Wednesday, July 11, 2018

After Waking, Running

     Today's posting is a villanelle about running -- and it is was written as a response to Theodore Roethke's villanelle, "The Waking" -- posted a few days ago on July 3.  Moving quickly has been a part of my mental life (as I dart from rhymes to equations, looking for connections) and my physical life (as I try to burn enough energy that I may sit thoughtfully for a while).  Runners are among those I admire; my heroes include  Flo-Jo -- Florence Delores Griffith-Joyner (1959-98), whose 1988 records still stand, making her "the fastest woman in the world" -- and Sir Roger Gilbert Bannister (1929-2018) -- whom I remember from a lunchtime news broadcast in 1954 when I was a girl on a farm in Pennsylvania and he ran the first sub-4 minute mile in Oxford, England.
     A villanelle has a rather complex structure -- stated somewhat simply, it is a nineteen-line poem with two rhymes in its five stanzas and two lines that each are repeated (precisely or approximately) four times.  These repetitions can lead to an interesting back-and-forth in the development of images and ideas. Although not about mathematics, this villanelle may, it seems to me, say a bit about mathematicians.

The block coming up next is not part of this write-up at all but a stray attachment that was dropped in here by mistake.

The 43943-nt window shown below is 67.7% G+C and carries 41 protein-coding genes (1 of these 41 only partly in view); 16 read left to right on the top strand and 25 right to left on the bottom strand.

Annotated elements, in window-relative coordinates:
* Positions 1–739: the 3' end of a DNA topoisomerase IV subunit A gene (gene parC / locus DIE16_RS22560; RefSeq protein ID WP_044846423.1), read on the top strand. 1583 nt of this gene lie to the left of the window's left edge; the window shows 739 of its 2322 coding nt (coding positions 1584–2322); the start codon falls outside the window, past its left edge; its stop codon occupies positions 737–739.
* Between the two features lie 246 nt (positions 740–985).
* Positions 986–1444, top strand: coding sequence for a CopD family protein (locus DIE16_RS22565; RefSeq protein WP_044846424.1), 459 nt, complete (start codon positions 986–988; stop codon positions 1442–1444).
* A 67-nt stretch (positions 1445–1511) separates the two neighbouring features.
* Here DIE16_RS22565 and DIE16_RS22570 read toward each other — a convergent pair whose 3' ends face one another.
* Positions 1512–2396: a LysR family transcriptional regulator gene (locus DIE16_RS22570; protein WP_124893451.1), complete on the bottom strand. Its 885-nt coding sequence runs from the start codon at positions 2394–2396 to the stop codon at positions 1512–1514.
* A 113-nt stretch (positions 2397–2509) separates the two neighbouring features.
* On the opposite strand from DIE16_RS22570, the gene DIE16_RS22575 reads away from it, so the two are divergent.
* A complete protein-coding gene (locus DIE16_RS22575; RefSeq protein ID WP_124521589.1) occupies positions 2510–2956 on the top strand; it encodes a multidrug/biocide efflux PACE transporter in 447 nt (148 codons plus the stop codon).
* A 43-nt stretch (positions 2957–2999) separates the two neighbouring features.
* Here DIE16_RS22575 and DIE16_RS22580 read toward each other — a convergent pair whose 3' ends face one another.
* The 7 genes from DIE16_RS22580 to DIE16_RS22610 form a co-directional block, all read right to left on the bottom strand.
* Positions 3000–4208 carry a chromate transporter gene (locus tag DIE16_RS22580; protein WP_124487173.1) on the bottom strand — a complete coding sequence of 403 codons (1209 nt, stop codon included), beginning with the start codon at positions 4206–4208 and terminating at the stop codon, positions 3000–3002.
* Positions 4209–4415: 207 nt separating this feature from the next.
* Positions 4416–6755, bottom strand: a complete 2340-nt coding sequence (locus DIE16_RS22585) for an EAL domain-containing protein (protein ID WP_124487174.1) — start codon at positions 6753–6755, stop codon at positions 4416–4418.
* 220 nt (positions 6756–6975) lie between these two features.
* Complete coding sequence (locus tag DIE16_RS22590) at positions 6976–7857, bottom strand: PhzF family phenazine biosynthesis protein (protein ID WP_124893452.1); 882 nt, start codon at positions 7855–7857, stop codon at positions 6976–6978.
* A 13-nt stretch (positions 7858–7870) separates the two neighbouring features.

Response (by JoAnne Growney) to “The Waking” by Theodore Roethke 

       My sleep is brief.  I rise to run again,
       to flee the doubts that catch me when I'm still.
       I live by going faster than I can.

       I feel by doing.  What's to understand?
       I eat and drink and never have my fill.
       My sleep is brief.  I rise to run again.

       I'm useful and adored.  Supporters throw grand
       parties in my honor, courting my good will.
       I live by stepping higher than I can.

       Restless at night, I reach and find a hand
       to hold and squeeze, to drop with guilt —
       after brief bothered sleep, I rise and run again.

       I lack companions.  Friendship’s madly bland,
       and no one keeps my pace in search of thrill.
       I live by going faster than I can.

       Motion holds me sane and so I run,
       but the pace that keeps me lucid also kills.
       My sleep is brief.  I rise to run again.
       I live by going faster than I can.

This previous posting (from 2014) also mentions Roger Bannister and his record-breaking mile.

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